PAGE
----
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Does your home have enough insulation?

Posted by: Angie Hicks on

Top insulation specialists suggest homeowners have their insulation levels evaluated. Experts believe that more than half of the houses in the United States are not properly insulated. Here's what a professional inspects to determine if the level of insulation is adequate in your home:  
  • Check for exposed 2-by-4s in your attic. If you can see the joists, you need more insulation.
  • The proper amount of insulation you should have depends on the climate you live in. Obviously, the colder the weather, the more you need. Homes in the coldest climates might require up to 19 inches of attic insulation to ensure maximum energy efficiency.
  • Measure the insulation in the walls. Typically, the contractor will look for a spot in the wall, preferably in the closet where it’s not seen, and make a small puncture in the hole with a wire. If there is resistance and you can feel insulation, you should be fine. If not, the contractor will suggest adding more.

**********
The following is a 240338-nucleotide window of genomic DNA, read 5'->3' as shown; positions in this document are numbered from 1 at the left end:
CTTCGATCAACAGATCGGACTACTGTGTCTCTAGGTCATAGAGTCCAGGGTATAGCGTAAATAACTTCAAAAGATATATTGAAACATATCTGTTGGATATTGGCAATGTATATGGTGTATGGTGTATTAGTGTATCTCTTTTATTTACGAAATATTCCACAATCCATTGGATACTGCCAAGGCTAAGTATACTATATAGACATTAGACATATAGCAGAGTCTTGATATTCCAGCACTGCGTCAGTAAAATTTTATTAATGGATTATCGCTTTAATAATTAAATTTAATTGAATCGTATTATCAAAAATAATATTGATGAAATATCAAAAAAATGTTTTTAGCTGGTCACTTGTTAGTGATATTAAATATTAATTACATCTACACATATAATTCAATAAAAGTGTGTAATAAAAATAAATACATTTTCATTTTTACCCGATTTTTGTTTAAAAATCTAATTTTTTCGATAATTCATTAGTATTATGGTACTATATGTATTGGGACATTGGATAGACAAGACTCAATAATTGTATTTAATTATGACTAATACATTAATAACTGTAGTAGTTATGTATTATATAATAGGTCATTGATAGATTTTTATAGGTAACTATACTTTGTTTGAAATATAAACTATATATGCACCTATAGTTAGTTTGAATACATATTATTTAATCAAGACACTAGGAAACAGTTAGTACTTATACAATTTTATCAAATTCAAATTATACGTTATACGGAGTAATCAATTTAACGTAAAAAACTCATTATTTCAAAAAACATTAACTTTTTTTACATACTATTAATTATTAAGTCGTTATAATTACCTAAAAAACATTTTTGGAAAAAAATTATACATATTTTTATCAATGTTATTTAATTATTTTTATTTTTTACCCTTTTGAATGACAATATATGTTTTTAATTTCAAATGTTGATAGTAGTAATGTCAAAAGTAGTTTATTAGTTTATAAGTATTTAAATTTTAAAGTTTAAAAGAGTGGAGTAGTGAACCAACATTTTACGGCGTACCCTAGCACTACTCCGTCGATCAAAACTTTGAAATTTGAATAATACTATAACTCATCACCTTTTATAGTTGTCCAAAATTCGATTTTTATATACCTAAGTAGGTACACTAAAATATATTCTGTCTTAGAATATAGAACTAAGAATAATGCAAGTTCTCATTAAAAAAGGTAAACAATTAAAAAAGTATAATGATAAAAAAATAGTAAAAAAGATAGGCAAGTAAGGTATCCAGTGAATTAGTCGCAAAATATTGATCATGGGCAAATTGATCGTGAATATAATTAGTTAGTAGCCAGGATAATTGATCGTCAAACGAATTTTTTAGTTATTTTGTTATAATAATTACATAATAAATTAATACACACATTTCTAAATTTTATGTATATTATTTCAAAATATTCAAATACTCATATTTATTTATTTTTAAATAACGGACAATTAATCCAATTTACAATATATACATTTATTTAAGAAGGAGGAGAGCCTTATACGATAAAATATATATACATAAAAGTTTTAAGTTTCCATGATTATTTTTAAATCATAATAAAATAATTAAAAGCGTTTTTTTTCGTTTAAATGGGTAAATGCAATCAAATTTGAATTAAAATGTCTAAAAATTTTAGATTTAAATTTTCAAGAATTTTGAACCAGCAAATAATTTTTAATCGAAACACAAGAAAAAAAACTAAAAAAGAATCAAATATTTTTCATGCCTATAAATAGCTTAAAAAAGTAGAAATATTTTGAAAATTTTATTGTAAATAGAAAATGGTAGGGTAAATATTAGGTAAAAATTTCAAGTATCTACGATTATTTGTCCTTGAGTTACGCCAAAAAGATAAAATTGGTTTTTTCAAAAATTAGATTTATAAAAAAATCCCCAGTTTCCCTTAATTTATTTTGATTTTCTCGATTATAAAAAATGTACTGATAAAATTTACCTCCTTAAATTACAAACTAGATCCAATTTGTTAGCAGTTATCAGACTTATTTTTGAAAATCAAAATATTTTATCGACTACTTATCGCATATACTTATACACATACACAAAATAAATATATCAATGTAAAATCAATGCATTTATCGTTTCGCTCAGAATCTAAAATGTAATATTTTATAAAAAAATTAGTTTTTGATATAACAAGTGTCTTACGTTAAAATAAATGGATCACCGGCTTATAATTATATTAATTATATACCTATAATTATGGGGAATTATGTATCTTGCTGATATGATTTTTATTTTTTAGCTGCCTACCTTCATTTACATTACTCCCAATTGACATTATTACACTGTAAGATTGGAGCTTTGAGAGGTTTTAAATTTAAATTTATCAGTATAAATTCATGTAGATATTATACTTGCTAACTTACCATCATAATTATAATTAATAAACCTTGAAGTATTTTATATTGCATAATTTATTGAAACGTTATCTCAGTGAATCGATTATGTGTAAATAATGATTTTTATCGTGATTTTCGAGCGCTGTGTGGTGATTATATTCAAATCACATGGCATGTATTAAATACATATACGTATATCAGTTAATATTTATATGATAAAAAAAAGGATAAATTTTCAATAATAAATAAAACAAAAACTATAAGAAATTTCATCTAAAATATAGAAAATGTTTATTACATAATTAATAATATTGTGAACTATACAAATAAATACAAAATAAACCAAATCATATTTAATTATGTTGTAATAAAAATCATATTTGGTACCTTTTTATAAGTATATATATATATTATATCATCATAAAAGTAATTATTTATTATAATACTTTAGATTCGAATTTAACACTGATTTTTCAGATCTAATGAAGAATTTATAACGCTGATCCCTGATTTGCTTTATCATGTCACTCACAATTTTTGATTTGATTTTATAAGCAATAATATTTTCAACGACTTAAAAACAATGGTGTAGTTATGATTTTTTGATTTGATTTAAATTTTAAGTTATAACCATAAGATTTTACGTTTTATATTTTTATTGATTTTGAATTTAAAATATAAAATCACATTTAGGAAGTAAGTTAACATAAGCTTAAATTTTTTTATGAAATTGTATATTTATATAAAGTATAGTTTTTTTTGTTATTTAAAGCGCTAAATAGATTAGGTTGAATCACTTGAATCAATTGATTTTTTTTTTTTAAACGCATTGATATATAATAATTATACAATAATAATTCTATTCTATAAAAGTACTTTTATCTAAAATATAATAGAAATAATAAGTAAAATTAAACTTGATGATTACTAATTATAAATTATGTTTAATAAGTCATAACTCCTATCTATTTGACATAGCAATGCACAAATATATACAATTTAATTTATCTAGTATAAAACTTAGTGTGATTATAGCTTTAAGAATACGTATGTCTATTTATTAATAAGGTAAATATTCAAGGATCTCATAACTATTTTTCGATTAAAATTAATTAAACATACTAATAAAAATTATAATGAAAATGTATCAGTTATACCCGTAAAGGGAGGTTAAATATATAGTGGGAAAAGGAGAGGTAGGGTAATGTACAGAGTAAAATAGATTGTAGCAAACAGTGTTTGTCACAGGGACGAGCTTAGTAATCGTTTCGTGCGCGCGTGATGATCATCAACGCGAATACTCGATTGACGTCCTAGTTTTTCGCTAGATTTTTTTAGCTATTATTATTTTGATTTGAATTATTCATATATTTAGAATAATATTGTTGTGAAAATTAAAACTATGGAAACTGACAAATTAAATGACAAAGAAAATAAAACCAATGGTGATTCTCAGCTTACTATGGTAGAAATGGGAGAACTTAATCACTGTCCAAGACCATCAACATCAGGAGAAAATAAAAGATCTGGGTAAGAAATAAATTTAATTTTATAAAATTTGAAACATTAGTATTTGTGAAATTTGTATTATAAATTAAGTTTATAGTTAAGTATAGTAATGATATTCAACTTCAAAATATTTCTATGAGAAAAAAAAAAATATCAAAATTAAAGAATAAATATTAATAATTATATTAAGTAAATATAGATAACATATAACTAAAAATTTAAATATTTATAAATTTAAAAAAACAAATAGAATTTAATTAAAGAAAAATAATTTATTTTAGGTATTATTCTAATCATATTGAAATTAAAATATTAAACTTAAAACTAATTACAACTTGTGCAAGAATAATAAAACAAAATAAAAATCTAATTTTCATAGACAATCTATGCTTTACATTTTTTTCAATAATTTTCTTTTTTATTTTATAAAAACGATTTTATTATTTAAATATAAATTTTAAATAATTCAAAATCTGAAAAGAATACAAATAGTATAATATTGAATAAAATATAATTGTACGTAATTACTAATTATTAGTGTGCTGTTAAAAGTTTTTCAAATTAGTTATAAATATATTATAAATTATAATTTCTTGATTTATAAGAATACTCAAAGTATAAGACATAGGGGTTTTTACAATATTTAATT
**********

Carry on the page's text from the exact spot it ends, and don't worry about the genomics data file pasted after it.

• Check the temperature of your ceiling using a thermometer gun with laser sighting. They'll get a reading of a spot with no insulation, like right next to a ceiling fan, and compare that temperature to a spot that does have insulation. The spot not by the fan should be at a higher temperature than the other.
  • Check windows for proper insulation by checking for drafts. You can also turn your air off and walk around with lit incense to look for drafts, which will pull the smoke in that direction.
Before you hire an insulation contractor, find out what kind of insulation you currently have and ask what kind of insulation they use. Different companies use different materials, and it is not recommended to put a heavier insulation on top of the existing insulation. The common types of insulation are batt and rolls, loose fill (blown in) and spray applied foam insulation. Fiberglass and cellulose are two of the most common, but there are other forms you can use. Ask the company what your options are and to explain the differences between the varieties of insulation. If possible, use insulation that is free of volatile organic compounds.